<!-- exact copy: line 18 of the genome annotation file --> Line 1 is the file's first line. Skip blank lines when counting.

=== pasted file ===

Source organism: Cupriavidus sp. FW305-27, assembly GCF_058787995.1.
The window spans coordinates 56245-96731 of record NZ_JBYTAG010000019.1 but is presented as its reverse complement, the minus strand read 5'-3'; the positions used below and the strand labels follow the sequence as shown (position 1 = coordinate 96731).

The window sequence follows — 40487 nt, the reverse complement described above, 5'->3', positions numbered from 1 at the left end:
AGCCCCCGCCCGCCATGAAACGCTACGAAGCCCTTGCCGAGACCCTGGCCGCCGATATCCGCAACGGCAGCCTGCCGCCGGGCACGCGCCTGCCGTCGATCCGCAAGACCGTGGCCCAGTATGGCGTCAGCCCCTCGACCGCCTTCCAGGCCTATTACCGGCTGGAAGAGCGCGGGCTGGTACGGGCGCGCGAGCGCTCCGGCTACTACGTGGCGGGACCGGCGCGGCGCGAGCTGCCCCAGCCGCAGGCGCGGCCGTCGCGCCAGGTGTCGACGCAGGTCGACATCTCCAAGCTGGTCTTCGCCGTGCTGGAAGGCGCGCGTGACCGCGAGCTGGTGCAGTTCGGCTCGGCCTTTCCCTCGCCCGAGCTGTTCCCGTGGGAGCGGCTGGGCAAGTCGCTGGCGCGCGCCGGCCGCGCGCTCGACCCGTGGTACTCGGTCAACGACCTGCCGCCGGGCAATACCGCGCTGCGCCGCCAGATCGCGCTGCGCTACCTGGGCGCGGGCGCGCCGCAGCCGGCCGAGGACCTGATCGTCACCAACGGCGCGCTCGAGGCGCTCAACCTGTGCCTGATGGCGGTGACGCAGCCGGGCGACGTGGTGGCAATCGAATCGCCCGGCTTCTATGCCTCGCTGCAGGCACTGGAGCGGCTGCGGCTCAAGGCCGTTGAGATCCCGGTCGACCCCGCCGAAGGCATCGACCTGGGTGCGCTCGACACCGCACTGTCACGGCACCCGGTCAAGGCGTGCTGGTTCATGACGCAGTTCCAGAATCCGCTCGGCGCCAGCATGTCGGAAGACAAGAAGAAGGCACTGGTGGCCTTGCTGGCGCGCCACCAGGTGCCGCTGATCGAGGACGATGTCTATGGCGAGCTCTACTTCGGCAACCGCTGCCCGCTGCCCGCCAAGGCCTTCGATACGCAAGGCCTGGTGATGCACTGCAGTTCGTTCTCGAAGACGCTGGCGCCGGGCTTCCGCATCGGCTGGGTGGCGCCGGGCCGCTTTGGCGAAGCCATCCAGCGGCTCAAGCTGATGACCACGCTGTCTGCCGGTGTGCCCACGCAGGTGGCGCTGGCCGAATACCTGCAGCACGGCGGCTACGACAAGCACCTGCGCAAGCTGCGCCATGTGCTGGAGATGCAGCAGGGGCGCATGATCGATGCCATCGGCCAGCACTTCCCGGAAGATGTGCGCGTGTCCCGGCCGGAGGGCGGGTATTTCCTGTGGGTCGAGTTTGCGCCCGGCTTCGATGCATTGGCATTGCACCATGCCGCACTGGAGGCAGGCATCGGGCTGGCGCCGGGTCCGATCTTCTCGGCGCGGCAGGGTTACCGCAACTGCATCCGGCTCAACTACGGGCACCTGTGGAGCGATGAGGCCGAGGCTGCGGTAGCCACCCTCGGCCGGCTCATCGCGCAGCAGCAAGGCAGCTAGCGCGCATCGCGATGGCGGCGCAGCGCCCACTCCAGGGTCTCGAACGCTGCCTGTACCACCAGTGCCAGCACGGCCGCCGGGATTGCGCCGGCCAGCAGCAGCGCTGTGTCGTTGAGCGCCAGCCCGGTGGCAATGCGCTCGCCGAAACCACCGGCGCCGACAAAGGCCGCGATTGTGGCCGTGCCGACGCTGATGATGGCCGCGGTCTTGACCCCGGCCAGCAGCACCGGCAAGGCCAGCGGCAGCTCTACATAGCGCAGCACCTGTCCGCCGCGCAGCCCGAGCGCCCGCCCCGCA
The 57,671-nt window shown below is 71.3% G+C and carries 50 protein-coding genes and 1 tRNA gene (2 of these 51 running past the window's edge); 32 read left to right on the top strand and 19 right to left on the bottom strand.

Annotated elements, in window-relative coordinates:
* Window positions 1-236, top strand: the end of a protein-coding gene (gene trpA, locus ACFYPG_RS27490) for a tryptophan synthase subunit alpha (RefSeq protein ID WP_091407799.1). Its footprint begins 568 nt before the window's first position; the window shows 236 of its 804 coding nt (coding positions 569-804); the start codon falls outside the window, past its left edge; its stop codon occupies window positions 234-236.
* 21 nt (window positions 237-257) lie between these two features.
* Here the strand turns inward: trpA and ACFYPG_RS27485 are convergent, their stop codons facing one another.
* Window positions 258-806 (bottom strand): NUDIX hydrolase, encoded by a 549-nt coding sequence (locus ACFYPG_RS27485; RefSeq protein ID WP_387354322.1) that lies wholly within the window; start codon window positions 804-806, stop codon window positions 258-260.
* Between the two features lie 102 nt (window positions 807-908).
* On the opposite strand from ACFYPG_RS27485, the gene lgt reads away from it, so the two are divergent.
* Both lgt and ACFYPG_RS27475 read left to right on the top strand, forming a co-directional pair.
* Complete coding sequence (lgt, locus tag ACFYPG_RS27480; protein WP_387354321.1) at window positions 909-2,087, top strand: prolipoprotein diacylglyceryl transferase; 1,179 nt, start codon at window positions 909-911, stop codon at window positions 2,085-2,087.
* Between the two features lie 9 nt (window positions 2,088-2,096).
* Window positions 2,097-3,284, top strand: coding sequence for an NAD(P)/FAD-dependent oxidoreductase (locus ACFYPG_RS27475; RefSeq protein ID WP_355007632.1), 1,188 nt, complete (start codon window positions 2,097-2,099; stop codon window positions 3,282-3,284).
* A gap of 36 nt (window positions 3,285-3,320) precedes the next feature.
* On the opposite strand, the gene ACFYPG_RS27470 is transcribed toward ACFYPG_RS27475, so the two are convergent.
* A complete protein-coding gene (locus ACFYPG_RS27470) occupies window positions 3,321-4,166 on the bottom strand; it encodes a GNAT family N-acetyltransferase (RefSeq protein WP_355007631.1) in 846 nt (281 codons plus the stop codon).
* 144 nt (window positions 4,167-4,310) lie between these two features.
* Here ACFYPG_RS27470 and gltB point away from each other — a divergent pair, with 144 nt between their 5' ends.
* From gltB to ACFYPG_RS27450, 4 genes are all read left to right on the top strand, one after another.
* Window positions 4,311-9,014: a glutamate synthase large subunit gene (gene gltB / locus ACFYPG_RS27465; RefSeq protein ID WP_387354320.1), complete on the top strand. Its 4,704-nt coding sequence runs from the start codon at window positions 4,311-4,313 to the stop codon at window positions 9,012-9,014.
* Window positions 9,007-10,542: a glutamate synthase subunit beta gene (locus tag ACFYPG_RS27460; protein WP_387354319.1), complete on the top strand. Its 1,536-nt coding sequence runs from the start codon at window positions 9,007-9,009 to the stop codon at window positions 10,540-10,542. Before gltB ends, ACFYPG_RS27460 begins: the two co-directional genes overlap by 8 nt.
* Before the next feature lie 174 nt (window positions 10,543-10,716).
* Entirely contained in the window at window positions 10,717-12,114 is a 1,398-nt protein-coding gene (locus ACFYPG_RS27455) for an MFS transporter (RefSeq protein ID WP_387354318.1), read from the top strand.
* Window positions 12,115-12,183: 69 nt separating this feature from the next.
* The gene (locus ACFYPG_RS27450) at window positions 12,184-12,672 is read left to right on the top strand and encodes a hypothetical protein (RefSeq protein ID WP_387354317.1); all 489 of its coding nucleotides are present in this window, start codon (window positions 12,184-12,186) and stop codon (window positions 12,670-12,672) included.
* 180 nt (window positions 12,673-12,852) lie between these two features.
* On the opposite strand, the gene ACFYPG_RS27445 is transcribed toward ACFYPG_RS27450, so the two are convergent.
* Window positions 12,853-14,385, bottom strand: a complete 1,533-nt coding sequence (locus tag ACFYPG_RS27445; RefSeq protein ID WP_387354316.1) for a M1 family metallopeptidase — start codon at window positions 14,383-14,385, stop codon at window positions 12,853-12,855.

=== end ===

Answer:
* On the opposite strand, the gene ACFYPG_RS27470 is transcribed toward ACFYPG_RS27475, so the two are convergent.